If educators rather than the Treasury Department had the greater say about portraits on U.S. paper currency, there might be more than one portrait on our bills (“Harriet Tubman’s spot on $20 bill is not a done deal,” Sept. 1).

Alexander Hamilton would be alongside George Washington on the dollar bill to honor teamwork during the Revolutionary War and close collaboration during the first presidency.

Portraits of two great leaders who preserved the Union during the Civil War — Presidents Abraham Lincoln and Ulysses S. Grant — could decorate the $5 bill.

The two prosperous slaveholders, Presidents Thomas Jefferson and Andrew Jackson, would rightfully share space and honors on the rarely used $2 bill. And once again, Lincoln could be engraved and enshrined on the $50 bill, near an image of our first African-American president.

As to the decision from the Obama era to place Harriet Tubman on the $20 bill: She earns that singular honor as a runaway slave, a Civil War veteran and a courageous U.S. civil rights pioneer — a woman for our times.

The imperfect history of the United States is currency for a wider public understanding of our national identity.

Steve Watson, Minneapolis


Editorial Board is wrong: Franken is showing courage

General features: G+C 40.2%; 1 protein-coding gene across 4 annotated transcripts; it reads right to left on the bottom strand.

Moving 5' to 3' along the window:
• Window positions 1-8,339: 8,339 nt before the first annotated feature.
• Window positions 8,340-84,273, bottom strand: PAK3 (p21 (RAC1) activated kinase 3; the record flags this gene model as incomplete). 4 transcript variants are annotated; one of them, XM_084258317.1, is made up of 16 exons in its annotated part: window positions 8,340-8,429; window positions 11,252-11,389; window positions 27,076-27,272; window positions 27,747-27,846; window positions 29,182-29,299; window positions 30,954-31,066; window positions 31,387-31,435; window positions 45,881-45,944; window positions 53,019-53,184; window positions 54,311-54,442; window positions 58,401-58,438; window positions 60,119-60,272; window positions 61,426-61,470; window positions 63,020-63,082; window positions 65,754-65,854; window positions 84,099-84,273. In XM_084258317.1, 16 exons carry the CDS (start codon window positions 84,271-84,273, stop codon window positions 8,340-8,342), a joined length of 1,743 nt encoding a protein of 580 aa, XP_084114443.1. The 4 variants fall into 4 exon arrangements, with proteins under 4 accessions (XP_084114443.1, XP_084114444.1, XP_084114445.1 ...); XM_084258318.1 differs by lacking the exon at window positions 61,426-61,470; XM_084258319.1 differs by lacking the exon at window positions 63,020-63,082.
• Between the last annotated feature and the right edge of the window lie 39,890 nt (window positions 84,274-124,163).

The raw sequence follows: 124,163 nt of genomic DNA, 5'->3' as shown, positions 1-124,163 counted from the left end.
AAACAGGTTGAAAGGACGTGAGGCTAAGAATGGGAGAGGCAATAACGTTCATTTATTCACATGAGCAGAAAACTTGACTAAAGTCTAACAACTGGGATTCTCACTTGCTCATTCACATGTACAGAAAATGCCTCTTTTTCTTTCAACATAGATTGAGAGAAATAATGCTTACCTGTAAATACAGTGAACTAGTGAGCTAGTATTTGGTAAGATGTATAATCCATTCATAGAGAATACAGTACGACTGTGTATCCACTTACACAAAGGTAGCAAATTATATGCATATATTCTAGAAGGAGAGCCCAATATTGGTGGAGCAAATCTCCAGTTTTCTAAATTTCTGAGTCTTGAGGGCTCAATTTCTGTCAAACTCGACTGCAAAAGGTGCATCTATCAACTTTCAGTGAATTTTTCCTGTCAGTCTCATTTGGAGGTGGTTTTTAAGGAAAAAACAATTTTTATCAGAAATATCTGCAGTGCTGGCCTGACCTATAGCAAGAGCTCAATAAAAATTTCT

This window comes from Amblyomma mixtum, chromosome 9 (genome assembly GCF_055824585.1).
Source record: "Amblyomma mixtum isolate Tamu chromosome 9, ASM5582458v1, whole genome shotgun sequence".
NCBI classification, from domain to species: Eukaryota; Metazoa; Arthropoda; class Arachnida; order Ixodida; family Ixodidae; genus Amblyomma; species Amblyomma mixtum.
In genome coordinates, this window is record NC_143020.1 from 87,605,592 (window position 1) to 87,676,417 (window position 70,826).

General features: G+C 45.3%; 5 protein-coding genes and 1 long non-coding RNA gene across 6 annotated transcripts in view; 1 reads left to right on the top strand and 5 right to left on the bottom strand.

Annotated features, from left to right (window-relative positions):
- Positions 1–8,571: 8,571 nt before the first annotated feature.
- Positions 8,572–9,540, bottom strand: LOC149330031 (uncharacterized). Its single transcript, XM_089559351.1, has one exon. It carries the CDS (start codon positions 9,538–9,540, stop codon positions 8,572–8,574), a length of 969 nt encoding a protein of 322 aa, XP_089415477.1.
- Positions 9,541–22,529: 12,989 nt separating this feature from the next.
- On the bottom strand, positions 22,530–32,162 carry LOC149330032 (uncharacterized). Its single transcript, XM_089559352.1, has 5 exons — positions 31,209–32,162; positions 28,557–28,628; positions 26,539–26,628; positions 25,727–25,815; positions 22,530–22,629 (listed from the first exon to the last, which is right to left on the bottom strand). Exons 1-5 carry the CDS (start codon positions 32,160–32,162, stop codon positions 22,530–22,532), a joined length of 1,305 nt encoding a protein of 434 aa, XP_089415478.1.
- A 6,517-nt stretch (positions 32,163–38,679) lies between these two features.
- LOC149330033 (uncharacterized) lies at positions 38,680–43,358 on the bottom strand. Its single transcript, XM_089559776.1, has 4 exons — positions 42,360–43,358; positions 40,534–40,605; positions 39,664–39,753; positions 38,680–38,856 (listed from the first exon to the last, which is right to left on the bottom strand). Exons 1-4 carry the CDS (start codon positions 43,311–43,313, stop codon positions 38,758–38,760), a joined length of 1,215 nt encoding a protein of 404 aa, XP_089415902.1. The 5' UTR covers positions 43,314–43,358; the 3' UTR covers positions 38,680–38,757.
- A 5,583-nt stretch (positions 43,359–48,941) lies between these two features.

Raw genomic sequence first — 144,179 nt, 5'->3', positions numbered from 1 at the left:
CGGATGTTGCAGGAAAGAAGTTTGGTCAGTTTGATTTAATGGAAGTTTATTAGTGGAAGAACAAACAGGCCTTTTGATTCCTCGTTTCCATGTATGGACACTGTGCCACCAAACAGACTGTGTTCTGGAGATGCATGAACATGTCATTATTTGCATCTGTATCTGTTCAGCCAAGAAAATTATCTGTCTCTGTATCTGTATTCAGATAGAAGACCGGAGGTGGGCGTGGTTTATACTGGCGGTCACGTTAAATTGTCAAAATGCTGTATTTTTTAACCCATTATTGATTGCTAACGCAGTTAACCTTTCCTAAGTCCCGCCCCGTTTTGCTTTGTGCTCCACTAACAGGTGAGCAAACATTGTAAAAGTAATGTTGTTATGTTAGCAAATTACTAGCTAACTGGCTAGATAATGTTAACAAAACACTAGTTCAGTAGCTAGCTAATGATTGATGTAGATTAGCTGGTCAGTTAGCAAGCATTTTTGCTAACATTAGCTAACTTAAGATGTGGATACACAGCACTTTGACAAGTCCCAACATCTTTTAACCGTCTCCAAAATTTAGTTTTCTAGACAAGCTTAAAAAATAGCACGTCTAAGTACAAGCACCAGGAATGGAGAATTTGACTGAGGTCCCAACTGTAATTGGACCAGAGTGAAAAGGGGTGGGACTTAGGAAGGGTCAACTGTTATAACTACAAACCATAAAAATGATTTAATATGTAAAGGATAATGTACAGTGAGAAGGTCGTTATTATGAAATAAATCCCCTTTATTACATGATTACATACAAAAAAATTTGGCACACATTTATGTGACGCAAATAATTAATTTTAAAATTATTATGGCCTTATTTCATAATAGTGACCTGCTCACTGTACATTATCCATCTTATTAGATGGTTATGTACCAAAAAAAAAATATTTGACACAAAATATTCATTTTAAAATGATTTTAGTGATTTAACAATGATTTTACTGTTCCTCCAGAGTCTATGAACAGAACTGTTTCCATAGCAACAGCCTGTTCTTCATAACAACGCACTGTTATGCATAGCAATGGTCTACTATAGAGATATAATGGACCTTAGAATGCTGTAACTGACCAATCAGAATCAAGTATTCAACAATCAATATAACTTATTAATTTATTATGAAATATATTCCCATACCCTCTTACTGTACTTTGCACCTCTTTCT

I have to disagree with the Star Tribune Editorial Board’s opinion on U.S. Sen. Al Franken blocking the nomination of Minnesota Supreme Court Justice David Stras to the Eighth U.S. Circuit Court of Appeals (“On Stras, Franken opts for partisanship,” Sept. 8). It is not comparable with the idea that we do the same to them as what they do to us. The heart of the false-equivalency argument is that the character of the Republican Party is such that tit-for-tat doesn’t play anymore. And the Editorial Board is tatting here. Franken is doing his job to set a limit. One has to set limits with character disorders, and the Republican Party has a character disorder. We have to say “no” on occasion. It’s no longer the same political bickering when we progressives fight back. Fighting is sometimes necessary, is it not? At this point, bipartisanship is not only worthless, it is inadvisable. We are dealing with a character disorder.